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Flowers In The Dustbin: The Rise Of Rock And Roll 1947-1977
Miller, James (2000)
Simon & Schuster , New York (NY) , US ed.
paperback , 216 pages , 21.5 x 14.0 x 2.0 cm , 0.456 kg
ISBN10: 0-684-86560-2 ISBN13: 978-0-684-86560-7
|Category:||Elvis related books / Rock & Roll|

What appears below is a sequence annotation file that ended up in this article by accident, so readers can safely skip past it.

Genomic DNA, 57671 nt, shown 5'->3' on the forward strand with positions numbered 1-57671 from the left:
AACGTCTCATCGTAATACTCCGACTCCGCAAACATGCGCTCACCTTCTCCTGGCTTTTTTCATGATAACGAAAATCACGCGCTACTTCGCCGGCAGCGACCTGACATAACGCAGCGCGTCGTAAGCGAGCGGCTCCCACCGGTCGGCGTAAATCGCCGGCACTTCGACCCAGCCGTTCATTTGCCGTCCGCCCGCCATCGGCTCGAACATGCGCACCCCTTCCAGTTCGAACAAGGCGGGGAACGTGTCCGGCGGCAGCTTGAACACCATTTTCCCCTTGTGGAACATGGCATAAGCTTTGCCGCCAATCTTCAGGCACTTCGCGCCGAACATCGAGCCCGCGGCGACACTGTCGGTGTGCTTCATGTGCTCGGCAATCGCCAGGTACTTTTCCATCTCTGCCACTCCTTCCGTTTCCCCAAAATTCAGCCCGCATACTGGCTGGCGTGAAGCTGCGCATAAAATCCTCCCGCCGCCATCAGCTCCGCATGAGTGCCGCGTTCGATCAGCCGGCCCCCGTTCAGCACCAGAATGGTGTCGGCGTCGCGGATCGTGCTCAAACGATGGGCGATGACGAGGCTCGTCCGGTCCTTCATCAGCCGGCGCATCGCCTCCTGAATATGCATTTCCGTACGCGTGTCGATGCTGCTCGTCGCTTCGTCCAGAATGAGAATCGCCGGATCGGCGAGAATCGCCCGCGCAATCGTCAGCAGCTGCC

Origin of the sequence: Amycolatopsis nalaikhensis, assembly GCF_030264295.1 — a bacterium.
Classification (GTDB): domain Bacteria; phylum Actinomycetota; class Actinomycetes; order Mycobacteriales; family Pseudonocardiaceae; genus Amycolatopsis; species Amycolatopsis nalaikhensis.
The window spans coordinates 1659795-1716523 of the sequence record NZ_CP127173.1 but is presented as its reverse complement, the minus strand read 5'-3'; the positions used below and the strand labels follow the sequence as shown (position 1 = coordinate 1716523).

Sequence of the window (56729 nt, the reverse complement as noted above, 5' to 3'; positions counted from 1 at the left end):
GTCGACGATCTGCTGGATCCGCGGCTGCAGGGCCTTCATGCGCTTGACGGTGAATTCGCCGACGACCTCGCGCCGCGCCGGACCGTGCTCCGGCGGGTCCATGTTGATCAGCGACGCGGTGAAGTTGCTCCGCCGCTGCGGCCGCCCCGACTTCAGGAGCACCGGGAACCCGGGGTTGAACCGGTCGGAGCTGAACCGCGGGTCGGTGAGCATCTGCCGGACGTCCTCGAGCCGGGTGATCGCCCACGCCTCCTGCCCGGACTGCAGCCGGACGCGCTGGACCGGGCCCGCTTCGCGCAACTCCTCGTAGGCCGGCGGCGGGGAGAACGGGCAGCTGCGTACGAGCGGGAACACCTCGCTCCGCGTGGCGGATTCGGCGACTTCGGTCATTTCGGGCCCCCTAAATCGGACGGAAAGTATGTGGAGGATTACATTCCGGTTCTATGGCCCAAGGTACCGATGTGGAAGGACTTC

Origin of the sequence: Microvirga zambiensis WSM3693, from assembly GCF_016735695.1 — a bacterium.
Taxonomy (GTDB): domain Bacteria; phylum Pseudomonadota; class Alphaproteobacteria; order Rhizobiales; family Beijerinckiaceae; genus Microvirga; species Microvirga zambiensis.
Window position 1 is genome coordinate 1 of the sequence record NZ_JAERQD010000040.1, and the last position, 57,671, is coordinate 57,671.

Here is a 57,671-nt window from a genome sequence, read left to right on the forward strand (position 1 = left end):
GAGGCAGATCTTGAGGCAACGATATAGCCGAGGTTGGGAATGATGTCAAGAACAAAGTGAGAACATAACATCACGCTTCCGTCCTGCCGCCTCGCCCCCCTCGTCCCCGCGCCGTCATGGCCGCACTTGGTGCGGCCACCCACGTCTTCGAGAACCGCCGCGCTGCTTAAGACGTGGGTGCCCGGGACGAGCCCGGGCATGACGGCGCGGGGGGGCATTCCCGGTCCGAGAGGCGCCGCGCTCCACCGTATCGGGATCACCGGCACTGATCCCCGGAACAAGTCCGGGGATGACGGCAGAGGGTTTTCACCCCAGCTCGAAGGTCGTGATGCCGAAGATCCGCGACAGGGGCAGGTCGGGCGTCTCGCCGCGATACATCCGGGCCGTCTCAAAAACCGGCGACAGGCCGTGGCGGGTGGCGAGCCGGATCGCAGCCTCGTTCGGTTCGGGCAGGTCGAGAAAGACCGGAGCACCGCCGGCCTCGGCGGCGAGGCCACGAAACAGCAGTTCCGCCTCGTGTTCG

|Description:||James Miller brings a powerful and challenging intellectual perspective to his recounting of some key turning points in the history of rock. Arguing that the music underwent its full creative evolution in little more than twenty-five years, he traces its roots from the jump blues of the forties to the disc jockeys who broadcast the music in the early fifties. He shows how impresarios such as Alan Freed and movie directors such as Richard Brooks (of Blackboard Jungle) joined black music to white fantasies of romance and rebellion, and then mass-marketed the product to teenagers. He describes how rock matured as a form of music, from Chuck Berry and Elvis Presley to the Beatles, Bob Dylan, and Marvin Gaye, defining a decade of rebellious ferment. At the same time, he candidly recounts how trendsetting rock acts from Jim Morrison and the Doors in the late sixties to the Sex Pistols in the late seventies became ever more crude, outrageous, and ugly -- as if to mark, writes Miller, the triumph of the psychopathic adolescent.|
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